The Survey: This month, the California Alliance for Arts Education conducted a survey of candidates for Superintendent of Public Instruction. It asked candidates to respond to go on record about a variety of issues related to arts education, including access, assessment and workforce preparation. The survey is intended to provide voters with information about how these candidates might impact arts education policy and implementation as superintendent. As we work to get the word out, many people have asked us, a little shyly, what does the State Superintendent of Education actually do?
California’s Education leadership is set up a bit differently than many other states’ and bears explanation. In most states, there is one elected official who oversees policy and administration, but in California there are two separate offices:
The Superintendent of Public Instruction is elected on a nonpartisan ballot for a four year term, runs the Department of Education and reports to:
The Secretary of Education, who is appointed by the Governor and serves as his primary education advisor and a member of his cabinet. The Secretary of Education works with the State Board of Education to develop the Administration’s education policy initiatives and is responsible for spearheading all Administration-sponsored legislation for education. The State Board of Education has eleven members, including one student member, all appointed by the Governor.
The Superintendent of Public Instruction, who is elected on a nonpartisan ballot for a four-year term, runs the Department of Education, which implements education policy, overseeing California’s more than 9000 schools. As such, the Superintendent and the Department of Education are closely connected to what actually happens in classrooms.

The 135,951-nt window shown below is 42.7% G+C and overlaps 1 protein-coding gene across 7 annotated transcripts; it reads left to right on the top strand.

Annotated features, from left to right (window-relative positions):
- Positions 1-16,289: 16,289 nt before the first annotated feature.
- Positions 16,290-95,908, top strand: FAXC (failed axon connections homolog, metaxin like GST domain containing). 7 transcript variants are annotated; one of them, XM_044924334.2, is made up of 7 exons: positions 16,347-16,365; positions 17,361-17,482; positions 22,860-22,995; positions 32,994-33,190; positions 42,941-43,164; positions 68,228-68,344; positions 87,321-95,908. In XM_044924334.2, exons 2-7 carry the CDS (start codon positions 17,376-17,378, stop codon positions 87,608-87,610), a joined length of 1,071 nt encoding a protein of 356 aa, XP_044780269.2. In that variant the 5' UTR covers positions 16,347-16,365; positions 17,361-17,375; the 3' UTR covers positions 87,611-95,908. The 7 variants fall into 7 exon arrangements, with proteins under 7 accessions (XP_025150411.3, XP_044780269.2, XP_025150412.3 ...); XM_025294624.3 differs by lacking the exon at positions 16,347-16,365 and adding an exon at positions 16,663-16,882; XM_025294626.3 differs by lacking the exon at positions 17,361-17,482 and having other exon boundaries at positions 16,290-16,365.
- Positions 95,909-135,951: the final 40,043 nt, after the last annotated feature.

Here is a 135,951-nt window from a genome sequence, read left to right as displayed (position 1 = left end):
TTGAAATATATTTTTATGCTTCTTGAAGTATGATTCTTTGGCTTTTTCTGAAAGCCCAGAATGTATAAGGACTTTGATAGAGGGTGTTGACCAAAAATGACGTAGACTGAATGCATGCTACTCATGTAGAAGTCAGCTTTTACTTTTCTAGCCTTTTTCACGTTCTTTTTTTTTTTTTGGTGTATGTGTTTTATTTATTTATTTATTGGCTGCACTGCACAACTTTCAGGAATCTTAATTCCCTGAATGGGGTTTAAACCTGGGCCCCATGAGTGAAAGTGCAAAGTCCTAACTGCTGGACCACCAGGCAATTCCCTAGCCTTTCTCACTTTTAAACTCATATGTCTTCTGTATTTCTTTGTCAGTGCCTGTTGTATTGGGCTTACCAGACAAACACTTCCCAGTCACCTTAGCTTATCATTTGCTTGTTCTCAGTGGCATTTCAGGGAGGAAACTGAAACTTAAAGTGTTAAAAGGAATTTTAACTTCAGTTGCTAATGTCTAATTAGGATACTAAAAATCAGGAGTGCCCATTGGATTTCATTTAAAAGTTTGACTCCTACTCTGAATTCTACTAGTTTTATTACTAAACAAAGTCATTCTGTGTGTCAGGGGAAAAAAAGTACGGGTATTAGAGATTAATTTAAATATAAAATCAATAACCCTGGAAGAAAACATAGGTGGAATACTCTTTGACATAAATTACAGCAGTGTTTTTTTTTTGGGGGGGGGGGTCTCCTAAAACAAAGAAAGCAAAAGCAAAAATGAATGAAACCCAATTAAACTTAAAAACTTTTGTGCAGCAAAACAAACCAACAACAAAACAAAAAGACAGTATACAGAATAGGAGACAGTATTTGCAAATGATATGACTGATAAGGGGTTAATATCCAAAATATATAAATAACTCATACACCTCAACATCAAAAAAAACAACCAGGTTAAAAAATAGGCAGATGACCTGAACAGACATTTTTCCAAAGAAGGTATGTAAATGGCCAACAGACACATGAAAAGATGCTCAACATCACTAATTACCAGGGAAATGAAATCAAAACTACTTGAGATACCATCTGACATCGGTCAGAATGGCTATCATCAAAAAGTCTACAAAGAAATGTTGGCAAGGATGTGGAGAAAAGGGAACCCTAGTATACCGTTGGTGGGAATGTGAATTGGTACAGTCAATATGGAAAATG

As the highest elected education official, the Superintendent brings a mandate from the public on education issues, with broad powers to intervene in failing schools, set and enforce curriculum standards and interpret education law. Their leadership on particular education issues can help pave the way for their successful implementation and success in local districts.
The Superintendent also serves as an ex officio member of governing boards of the state’s higher education system. The current Superintendent of Public Instruction is Jack O’Connell.
The Election: The primary will be held June 8, 2010. Assuming there is a runoff for this office in the November election, the Alliance will continue to raise arts education as a priority issue in this election in a variety of forums. We will keep you informed as we move forward with those efforts.
More Questions? If you have a questions about the survey, the SPI or the election, post them below and we’ll do our best to answer them.
May, 27, 2010
Thank you for this very helpful information as well as the comprehensive survey of State Superintendent candidates. I reviewed the rather complicated set of answers by quite an array of candidates and I found that I still really don’t know how to decide who to vote for based on thier answers.
Is there some sort of criteria by which I can judge their answers to help me decide which one will get my vote? Many said they support arts education – what’s a discerning mind to do?